Who would have thought six months ago that Twitter would die so quickly and clearly? My choice of words is not exaggerated. We are witnessing the death of a platform. Not that I ever had an account on this so-called social medium. I use its open API with my own Nitter instance1, as introduced here as a blog post two years ago2.
Free of advertising, the collection of behavioral data, a user interface full of distractions, dark patterns, and 3rd-party content, I read tweets from interesting people as an RSS feed together with all other news in my personal Nextcloud news reader.
That’s over now. The new owner of Twitter is destroying what made this service great.3 Anyone who wants to continue using the Twitter API after February 9, 2023, must pay. The need seems to be greater than the intellect. And it remains to be doubted that the decision-maker is aware of what he is doing. With the laughable lead time of only one week, it will be exciting to see which websites, apps, and services suddenly stop functioning properly.
The Twitter API is used not only by my insignificant Nitter instance but also by numerous other services and apps. Media websites access cited tweets as well as countless plugins in web builders and shops with “Login with Twitter” functions. Marketing departments of companies cross-post their contributions to multiple platforms with third-party applications.
Even if some erratic decisions of the recent past were quickly reversed4, one thing becomes clear to me: it’s time to cut the last connection. For three reasons:
For a little over six months, I have felt very comfortable on Mastodon5 and have observed that almost all institutions and people I provided with a Nitter RSS feed have found their way into the Fediverse.
On Twitter, more and more of the “bottom of the Internet” is accumulating. Conspiracy theorists, Nazis6, racists, and simply annoying people like Trump7 are regaining their accounts and reach. There are more advertising revenues. At the same time, the bullshit emitted on Twitter is becoming less and less controlled in general. Too expensive because of the effort and personnel involved.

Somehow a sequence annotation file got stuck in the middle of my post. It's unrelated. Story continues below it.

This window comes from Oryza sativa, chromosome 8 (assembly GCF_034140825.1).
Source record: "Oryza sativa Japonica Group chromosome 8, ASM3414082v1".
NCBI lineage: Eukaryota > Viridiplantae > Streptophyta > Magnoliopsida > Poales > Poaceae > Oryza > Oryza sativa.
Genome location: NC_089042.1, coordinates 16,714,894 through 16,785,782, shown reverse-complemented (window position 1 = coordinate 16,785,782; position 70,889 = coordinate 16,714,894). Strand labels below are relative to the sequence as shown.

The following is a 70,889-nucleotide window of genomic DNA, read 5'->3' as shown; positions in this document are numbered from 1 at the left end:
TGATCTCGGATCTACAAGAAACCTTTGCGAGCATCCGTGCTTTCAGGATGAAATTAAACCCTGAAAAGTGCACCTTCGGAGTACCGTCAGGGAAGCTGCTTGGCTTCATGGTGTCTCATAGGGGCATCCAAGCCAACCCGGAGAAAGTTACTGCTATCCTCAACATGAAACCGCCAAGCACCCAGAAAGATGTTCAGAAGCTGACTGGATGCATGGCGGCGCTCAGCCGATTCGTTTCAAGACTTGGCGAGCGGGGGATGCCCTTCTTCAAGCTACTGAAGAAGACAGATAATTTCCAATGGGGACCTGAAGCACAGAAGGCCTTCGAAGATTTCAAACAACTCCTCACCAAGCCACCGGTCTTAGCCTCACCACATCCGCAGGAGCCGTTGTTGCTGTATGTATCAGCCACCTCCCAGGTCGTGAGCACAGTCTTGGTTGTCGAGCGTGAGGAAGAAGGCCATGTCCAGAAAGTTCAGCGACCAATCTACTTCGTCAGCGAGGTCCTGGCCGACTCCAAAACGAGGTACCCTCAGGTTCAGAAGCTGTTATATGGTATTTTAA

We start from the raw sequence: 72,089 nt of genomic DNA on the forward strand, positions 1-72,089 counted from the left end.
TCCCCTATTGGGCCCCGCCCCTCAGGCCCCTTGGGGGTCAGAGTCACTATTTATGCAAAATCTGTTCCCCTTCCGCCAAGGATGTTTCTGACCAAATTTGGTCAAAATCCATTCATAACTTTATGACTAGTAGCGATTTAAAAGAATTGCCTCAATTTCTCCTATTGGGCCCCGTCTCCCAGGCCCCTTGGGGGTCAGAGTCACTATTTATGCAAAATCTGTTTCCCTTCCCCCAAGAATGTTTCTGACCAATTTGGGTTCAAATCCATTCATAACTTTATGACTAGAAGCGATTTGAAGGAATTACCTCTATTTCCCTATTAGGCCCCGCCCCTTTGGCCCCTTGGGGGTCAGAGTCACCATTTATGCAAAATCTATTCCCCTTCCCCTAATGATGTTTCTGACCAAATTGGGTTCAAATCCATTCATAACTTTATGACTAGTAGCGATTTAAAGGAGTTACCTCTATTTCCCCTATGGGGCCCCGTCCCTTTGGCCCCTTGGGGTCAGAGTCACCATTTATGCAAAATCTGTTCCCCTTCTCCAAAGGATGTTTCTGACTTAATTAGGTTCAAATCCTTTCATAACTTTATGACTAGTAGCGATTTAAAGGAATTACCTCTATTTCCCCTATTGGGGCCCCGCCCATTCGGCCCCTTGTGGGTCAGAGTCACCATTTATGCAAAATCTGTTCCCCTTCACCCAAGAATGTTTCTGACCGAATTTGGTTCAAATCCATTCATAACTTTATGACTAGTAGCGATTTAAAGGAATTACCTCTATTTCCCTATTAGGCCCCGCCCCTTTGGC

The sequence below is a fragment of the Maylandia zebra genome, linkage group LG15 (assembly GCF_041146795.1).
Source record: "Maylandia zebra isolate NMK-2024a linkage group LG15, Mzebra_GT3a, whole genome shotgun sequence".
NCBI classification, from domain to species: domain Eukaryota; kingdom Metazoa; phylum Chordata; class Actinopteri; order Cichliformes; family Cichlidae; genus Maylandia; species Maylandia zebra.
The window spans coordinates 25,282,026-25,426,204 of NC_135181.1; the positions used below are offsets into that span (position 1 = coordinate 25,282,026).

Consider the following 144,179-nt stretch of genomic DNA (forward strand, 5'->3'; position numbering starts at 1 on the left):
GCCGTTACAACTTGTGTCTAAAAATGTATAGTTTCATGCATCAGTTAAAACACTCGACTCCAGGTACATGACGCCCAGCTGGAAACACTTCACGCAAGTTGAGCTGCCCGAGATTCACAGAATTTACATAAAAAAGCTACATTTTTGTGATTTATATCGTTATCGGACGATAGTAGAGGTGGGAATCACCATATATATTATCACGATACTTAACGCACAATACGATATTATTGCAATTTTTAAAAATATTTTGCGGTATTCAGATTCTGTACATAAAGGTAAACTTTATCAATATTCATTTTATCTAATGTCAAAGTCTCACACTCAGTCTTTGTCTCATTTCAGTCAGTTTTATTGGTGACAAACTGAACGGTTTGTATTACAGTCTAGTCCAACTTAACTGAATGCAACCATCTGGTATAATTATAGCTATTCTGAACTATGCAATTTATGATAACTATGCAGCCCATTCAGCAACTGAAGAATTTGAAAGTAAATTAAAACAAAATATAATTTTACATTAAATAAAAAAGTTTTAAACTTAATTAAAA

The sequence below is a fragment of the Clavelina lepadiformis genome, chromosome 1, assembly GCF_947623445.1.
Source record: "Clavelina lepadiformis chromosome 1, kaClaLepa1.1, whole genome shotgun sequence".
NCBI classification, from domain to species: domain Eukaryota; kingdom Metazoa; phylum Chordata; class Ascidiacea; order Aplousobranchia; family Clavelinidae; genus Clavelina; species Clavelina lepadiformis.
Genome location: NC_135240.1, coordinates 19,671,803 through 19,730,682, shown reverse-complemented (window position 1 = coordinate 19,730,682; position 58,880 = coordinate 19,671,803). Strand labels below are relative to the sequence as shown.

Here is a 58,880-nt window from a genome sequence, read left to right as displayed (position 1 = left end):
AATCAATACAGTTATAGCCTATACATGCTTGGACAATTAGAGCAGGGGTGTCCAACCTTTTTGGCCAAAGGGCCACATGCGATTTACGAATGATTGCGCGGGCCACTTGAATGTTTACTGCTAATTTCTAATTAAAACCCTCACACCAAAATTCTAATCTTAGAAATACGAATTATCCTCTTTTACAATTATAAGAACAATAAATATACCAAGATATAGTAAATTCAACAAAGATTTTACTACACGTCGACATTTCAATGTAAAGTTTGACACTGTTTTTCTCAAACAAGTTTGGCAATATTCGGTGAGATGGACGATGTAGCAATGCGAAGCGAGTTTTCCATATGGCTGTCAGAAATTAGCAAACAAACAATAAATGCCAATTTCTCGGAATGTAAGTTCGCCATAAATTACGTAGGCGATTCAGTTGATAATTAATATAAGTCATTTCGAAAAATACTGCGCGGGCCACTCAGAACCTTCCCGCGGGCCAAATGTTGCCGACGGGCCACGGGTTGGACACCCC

In recent weeks, my Nitter instance has increasingly been the target of false-positive abuse reports. It is obvious that the personnel cuts8 at Twitter lead to a noticeable increase in malware and ransomware, which increasingly find their way onto the computers of those affected through Twitter tweets.
The last abuse report came a few days ago from Argentina. In addition to 10 minutes of server downtime, an email exchange with my ISP, a snake-oil vendor it put my server for 2h on an blacklist. The two following screenshots show what this looks like.
It’s good that my mail and reverse VPN servers with other services are on different IP addresses. It has its advantages to separate important functions from each other.
Anyone who is still engaged on the dying Twitter platform is well advised to jump ship in time. Inconsequential tweets rarely generate revenue, least of all behind a paywall. In the circle of Nazis, racists, and the disgusting bottom of the net, they do, however, permanently damage a brand, their own company, and all the people associated with it.
Elon Musk doesn’t care about users, advertisers or the company he’s bought. It’s all about quick money to reduce his personal expenses and liabilities. By hook or by crook. He lost the mantra of the “maker” with Tesla or SpaceX. People like Musk are dangerous - they usually end up destroying what they painstakingly created with their own rear end.
Here is how platforms die: First, they are good to their users; then they abuse their users to make things better for their business customers; finally, they abuse those business customers to claw back all the value for themselves. Then, they die. (…) this is the enshittification lifecycle.
In ten years, Twitter will be mentioned along with former giants like Compuserve, Lycos, Yahoo, or AltaVista. And people will wonder how a rich snob could destroy an ecosystem that had grown over decades so quickly and brutally.
In this sense,
have a pleasant Twitter-free time,
Your Tomas Jakobs